Old Abraël, with his head all gray, was still not satisfied: he dreamed of rapid progress. The stories from Europe made him dizzy and the tribes seemed far behind.
He was right, Europe went rapidly, always dragging behind it the late-flowering peoples, with its avant-garde of progress sent out in front.
Abraël was seated before his door at sunset; he told his great-grandson, how, in the last century, they were still primitive in Oceania; how the Caledonian beaches were uncultivated, the tribes ignorant.
Then, after the last racial war, understanding that they could never triumph over the whites, nor get back their liberty until they knew how to manipulate the elements, they were seized with a great sadness and, before the destroyed villages, they sat down on the ground and began to cry.
It is then that great events occurred in Europe; all men became free and the earth belonged to them freely. Each, according to what he could and knew how to do, worked in the common interest and used for his work and his life everything that he needed. Everyone produced more; no one was any longer the pit into which the lives of others fell.
The arts, the sciences belonged to all and as they could take human pleasures, those of the beasts no longer pertained to man. Drunkenness was a tradition more foul and [no?] less cruel that those of the ogres.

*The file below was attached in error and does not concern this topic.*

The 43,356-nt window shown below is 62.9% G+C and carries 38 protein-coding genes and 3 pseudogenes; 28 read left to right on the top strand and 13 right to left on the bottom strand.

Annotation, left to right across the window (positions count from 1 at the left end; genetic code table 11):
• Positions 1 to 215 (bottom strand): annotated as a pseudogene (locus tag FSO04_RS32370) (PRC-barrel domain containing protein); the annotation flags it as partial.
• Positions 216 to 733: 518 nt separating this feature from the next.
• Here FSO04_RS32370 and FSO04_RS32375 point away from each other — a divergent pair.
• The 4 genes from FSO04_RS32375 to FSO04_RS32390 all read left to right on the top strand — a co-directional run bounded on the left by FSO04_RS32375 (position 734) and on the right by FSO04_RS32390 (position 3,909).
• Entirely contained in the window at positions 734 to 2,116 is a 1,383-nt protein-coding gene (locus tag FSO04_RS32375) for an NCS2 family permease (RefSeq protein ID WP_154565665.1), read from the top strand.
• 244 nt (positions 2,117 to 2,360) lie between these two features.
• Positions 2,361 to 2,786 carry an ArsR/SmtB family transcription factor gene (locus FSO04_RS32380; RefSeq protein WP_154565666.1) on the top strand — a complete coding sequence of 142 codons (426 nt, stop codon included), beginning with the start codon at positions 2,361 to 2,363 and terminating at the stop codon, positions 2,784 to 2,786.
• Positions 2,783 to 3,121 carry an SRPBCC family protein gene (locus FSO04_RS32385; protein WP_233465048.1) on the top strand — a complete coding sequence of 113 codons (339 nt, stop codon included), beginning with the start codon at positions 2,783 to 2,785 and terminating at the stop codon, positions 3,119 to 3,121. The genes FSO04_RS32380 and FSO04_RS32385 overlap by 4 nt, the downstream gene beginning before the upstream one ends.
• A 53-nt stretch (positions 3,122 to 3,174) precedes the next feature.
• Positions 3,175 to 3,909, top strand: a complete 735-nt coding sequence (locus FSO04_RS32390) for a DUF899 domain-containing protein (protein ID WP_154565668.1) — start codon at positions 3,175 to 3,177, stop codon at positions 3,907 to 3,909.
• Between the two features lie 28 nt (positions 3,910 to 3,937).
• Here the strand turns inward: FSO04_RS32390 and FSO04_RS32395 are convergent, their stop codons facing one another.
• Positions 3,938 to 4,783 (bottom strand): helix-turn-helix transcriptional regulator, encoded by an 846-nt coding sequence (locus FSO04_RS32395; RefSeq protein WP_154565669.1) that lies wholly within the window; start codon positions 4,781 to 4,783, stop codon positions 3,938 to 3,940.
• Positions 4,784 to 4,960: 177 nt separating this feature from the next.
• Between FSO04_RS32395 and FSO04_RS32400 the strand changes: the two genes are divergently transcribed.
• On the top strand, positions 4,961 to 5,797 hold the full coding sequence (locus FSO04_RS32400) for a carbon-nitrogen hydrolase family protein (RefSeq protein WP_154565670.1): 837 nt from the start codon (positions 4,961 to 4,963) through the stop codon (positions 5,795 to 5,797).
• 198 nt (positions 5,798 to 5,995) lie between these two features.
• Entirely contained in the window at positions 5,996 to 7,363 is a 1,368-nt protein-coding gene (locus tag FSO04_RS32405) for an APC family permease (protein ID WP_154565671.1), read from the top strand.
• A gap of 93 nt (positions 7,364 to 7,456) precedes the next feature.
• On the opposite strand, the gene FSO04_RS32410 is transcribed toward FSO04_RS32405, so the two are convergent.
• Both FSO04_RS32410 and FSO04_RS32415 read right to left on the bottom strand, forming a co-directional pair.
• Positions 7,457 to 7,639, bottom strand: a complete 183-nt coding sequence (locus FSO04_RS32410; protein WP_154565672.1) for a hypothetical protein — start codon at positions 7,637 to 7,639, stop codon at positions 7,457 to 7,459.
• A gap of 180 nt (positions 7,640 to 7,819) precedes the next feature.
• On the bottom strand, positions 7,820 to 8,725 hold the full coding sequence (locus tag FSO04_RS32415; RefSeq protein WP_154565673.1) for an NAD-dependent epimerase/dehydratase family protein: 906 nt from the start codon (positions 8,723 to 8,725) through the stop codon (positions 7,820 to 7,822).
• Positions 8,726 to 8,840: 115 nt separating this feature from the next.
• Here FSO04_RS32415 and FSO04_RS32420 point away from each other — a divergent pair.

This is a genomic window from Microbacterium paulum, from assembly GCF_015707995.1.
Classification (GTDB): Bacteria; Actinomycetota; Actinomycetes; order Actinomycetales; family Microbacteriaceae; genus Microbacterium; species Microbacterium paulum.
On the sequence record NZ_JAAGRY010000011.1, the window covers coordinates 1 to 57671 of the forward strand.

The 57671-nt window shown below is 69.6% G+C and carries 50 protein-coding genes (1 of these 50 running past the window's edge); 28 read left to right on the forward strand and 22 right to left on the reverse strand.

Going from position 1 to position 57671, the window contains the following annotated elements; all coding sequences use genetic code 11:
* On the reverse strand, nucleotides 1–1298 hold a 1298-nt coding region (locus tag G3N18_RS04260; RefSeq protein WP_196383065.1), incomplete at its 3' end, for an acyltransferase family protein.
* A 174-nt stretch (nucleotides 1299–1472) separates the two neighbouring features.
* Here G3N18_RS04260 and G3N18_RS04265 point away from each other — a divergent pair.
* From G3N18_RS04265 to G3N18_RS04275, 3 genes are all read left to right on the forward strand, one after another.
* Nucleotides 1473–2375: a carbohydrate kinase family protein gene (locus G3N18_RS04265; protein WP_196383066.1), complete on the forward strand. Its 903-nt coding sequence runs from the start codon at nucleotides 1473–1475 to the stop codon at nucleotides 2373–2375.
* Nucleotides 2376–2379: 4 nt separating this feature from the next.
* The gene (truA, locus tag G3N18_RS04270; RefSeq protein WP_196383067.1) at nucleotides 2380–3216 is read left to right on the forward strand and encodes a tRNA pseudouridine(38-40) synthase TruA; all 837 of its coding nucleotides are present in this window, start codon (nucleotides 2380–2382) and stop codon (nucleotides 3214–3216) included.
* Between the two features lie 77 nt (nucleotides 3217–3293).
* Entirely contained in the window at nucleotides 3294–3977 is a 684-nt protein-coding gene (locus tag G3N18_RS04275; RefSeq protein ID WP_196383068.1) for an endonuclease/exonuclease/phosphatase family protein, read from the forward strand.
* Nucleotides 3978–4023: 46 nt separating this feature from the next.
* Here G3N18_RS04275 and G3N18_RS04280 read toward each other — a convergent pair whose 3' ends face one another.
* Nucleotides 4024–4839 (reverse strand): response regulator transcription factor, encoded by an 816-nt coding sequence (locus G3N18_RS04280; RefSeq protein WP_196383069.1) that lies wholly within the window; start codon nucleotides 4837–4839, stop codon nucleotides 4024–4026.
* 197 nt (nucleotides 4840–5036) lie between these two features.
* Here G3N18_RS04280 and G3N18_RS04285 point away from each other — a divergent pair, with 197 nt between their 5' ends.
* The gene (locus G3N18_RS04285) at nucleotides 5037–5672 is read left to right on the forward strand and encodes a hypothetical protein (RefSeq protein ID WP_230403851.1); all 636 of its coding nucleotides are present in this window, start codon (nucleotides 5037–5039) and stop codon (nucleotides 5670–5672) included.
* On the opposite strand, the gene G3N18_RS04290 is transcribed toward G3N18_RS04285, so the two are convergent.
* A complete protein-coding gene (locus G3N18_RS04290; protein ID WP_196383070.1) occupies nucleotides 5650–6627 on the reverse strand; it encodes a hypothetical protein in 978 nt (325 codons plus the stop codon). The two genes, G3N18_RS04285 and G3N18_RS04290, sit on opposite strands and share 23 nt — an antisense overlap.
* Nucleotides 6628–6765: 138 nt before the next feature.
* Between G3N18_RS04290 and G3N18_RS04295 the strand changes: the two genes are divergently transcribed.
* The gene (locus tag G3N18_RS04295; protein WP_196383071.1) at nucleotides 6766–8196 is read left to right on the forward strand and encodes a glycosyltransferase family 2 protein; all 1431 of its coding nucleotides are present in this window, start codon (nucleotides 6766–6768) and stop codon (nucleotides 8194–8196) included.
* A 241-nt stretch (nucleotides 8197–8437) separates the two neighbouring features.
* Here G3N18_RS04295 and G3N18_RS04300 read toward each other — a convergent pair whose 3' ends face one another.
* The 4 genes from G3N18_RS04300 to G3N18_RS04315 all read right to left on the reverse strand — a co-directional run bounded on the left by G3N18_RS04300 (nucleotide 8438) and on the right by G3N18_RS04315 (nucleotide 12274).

That was all.
Huge choruses sang on the beaches, in the basins of the mountains, leaving far behind them the old operas of Europe.
No labor was tiresome; the black, like the whites, made use of the forces of nature, as we use tools.
Electricity, magnetism, all that was used as generally in the world as fire is in our era.
The sun had long since disappeared behind the Pic des Morts[2] but Abraël still spoke.
Already Nahou, the mother of his great-grandsons had called them to put them in their little beds of cotton stuffing, soft as the nests of birds; but they still had many questions to ask him.
“Grandfather, what then was the name of the ancestor who waged the great war for liberty?”
“He was named Ataï,”[3] said Abraël with pride.


[1] Women.
[2] Peak of the Dead, a mountain in New Caledonia.
[3] A leader in the Kanak rebellion.

[Working translation by Shawn P. Wilbur]

Wednesday, November 7, 2012

Louise Michel, "The Clavier of My Over-Dream" (1867)


The Clavier of My Over-Dream

A few days ago, I slept in a lovely dream.
I was free, in a boundless space, where I ascended as easily as one follows the paths of our valleys.

I found myself in a monument, so vast that its edges seemed like a distant horizon.
Silence filled the vaults, but I sensed their incredible resonance.

I sat down at an instrument whose keyboard included so many rising and so many descending notes, that it must include many sounds indistinguishable to the human ear.
When I put my hands on the keyboard, a soft, harmonious sigh escaped from it, as if a soul issued forth, and the vaults vibrated.

My spirit united with the spirit that sang in the instrument.
That prodigious organ had half-tones in place of tones and quarter-tones in place of half-tones.
Little bows adapted to each note were set in motion when one placed ones fingers on the keys: the string moaned like that of a violin, and all of that was carried away in the prodigious pipes.

It was beautiful enough to capture the heart, to ravish the intellect; what one played on that clavier was one’s own soul, Each musical phrase could be translated into a fervent stanza, and the stanza in its turn became living and soared off in a thousand forms unknown to our sphere.

Was that then the last word of harmony?